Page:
SPRINGFIELD, Mass. (WWLP) – Senseless tragedy has again opened the door for parents to have a hard but necessary conversation with their children.

22News spoke with a local mental health expert about how parents can help their kids process the mass shooting in Texas.

Nineteen students and two teachers were killed in a shooting at a Texas elementary school. It’s another horrific event weighing on both parents and their kids, and as images of gun violence seem to be everywhere, mental health experts share how families can address this tragedy.

“Observe first if their children know about what happened, they might not even know if the information is out there and everybody is talking about it, and also if you have more than one child, try to address the issue or the event with them separate,” said Enrique Vargas of Gandara Center.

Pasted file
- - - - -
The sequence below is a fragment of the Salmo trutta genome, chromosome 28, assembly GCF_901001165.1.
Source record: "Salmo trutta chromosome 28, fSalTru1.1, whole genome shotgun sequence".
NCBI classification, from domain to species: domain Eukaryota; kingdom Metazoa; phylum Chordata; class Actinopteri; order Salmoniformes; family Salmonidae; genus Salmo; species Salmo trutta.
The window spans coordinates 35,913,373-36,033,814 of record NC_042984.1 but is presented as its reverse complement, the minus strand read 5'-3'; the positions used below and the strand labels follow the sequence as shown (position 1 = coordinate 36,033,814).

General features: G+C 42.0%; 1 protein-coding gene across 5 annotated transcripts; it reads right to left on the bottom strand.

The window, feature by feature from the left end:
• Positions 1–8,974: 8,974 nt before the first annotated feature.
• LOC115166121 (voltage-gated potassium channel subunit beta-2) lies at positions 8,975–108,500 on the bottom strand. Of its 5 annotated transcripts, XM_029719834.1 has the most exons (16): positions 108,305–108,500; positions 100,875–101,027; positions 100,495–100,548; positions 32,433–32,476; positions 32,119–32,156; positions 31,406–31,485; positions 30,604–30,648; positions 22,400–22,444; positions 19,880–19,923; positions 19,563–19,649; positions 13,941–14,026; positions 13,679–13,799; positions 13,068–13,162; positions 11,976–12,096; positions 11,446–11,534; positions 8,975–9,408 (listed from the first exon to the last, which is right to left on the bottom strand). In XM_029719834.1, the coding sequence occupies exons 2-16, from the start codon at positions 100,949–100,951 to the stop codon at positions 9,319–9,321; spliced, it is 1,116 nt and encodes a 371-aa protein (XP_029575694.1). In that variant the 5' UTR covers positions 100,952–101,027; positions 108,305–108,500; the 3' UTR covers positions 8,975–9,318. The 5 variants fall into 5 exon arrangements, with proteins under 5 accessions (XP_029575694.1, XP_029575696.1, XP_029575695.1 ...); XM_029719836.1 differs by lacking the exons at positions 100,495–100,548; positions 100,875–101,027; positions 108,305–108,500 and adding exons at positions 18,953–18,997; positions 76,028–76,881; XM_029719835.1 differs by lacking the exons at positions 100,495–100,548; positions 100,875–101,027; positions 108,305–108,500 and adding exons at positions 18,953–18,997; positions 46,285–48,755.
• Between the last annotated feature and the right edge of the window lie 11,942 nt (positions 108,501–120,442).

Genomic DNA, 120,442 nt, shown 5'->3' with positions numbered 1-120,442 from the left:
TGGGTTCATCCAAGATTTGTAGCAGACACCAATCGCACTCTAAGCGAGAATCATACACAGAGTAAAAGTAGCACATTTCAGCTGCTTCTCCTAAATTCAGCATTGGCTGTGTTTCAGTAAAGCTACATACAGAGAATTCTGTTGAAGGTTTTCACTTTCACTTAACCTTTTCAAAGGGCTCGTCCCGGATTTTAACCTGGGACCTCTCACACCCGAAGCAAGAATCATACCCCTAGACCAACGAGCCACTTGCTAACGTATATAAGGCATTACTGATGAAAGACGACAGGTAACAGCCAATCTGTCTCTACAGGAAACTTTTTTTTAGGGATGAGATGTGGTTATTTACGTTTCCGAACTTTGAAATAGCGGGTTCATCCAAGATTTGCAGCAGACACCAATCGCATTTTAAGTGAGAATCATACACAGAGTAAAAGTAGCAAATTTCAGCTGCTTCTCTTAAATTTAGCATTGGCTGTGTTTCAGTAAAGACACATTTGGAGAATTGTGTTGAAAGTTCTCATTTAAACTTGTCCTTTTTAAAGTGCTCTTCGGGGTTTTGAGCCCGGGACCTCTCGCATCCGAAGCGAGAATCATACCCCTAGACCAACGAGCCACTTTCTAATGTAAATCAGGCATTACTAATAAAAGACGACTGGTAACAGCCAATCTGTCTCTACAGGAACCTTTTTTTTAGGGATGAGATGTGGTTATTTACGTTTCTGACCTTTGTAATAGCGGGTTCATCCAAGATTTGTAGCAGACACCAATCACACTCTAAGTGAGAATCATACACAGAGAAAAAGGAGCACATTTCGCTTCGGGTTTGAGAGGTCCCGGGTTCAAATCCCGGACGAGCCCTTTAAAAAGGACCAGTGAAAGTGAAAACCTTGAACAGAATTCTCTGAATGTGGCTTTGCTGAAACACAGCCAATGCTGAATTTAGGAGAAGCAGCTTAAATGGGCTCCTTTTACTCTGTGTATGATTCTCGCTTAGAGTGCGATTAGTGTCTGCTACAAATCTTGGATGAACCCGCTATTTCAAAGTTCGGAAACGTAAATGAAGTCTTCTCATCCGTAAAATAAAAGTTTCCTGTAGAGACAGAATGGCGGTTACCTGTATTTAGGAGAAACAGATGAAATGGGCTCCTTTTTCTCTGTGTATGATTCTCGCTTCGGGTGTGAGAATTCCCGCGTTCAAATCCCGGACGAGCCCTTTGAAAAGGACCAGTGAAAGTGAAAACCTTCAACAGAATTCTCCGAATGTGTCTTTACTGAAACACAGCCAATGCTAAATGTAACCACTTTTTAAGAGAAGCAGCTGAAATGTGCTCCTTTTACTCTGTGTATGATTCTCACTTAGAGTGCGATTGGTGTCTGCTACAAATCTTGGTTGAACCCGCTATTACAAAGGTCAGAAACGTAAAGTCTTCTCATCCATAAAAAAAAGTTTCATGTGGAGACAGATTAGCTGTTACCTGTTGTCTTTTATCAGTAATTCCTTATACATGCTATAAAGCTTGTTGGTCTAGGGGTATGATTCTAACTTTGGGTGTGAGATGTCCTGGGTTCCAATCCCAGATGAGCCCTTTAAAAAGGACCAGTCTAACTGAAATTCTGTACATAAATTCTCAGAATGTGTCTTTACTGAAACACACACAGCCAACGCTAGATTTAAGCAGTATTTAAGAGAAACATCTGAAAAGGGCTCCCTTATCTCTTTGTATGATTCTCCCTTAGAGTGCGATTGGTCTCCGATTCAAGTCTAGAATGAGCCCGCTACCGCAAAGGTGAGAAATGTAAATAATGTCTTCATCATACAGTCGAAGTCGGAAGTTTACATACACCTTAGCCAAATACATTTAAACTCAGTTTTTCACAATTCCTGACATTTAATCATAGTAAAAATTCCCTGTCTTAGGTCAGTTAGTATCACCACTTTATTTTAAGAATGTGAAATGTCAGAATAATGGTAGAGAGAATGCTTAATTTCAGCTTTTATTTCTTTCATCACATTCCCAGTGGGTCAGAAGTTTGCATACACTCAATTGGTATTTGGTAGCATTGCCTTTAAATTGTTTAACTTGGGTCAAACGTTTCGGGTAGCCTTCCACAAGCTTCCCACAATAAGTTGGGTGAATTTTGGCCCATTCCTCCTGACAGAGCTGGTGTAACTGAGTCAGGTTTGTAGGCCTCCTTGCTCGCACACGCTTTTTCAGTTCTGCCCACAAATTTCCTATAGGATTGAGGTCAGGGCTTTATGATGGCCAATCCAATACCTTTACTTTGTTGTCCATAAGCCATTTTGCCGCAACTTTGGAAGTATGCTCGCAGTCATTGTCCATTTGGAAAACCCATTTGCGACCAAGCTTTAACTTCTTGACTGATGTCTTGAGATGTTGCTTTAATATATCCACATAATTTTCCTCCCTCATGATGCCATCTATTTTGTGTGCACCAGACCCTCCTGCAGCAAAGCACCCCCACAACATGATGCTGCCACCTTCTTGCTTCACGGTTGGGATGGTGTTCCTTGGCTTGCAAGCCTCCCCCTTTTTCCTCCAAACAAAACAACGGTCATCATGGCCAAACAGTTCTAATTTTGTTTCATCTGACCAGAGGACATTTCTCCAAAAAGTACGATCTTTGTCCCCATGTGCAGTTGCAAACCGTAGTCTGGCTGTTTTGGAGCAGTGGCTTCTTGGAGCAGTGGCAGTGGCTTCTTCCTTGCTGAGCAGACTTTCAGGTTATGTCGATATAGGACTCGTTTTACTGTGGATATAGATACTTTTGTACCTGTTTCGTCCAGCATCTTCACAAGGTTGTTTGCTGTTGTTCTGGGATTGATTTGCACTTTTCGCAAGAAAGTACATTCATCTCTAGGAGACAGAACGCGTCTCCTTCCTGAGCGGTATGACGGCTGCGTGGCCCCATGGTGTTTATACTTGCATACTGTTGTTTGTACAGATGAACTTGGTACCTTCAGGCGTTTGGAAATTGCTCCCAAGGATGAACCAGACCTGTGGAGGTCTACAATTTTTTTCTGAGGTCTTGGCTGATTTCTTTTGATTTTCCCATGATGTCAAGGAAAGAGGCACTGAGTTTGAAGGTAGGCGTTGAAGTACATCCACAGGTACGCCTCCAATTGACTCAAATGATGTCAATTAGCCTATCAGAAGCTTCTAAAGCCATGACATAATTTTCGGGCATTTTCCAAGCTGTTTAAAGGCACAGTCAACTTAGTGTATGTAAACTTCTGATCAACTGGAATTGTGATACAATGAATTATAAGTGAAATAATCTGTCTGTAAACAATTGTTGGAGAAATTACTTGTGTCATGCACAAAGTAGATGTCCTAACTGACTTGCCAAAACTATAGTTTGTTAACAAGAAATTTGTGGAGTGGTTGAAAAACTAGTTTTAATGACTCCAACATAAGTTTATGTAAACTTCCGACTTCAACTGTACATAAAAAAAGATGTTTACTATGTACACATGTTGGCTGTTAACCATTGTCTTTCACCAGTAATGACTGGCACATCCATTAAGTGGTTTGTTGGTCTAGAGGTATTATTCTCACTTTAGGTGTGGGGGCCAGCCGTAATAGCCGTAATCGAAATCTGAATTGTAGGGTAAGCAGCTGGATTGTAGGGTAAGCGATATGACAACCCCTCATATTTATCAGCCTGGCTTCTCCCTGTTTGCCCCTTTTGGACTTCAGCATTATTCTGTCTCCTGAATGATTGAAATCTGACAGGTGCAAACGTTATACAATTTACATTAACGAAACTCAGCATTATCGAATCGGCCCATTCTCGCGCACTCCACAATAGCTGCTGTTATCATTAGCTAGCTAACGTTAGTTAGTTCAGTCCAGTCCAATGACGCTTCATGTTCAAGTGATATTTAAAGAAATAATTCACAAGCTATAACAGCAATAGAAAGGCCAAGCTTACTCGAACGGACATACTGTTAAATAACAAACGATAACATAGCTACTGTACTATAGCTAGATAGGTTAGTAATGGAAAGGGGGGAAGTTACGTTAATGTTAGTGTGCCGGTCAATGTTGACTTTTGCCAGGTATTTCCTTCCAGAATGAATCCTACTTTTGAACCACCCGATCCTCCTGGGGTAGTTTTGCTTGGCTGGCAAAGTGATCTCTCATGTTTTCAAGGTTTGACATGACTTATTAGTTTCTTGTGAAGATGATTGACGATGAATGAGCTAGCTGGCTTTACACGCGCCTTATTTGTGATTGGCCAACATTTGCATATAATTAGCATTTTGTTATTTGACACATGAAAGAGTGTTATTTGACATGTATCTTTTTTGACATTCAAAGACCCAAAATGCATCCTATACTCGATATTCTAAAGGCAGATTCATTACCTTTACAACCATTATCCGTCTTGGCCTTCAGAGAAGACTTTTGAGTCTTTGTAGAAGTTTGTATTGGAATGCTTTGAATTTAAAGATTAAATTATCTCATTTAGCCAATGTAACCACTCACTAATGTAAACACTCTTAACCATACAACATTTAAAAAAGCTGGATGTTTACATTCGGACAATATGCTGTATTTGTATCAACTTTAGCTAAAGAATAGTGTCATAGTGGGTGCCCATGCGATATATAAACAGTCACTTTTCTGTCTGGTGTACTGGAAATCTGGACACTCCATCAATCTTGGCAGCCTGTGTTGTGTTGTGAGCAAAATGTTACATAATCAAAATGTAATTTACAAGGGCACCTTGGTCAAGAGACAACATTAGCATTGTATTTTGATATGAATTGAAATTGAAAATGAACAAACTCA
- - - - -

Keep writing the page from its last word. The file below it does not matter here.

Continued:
How you speak with your child and the questions you ask them does depend on their age according to experts, and they say do not push the topic if your child does not want to talk about it. Vargas recommends that parents keep it simple with children 6 and younger when explaining what happened. Maintain calmness to keep your child at ease and reassure them that they are in fact safe.

Children between 7 and 11 can be asked what they have heard so far, what they are thinking, what they are feeling, and if they have any specific questions. Try to also focus on positive things happening. For teenagers, Vargas says let them express their opinion, listen to them, and also share their own opinions to create a dialogue.

“We cannot promise our children that this won’t happen again, but we can promise that we will always be there for them. So that’s why it’s important to remind them that we are their family, they are in a safe environment at their home. It’s very important to reassure them that this is the truth,” said Vargas.

Vargas says for all ages, remind your kids at all times that everything in their environment is okay. They are safe, and their loved ones are safe.

Parents can also talk with their child’s teachers about how they can appropriately address the mass shooting as well.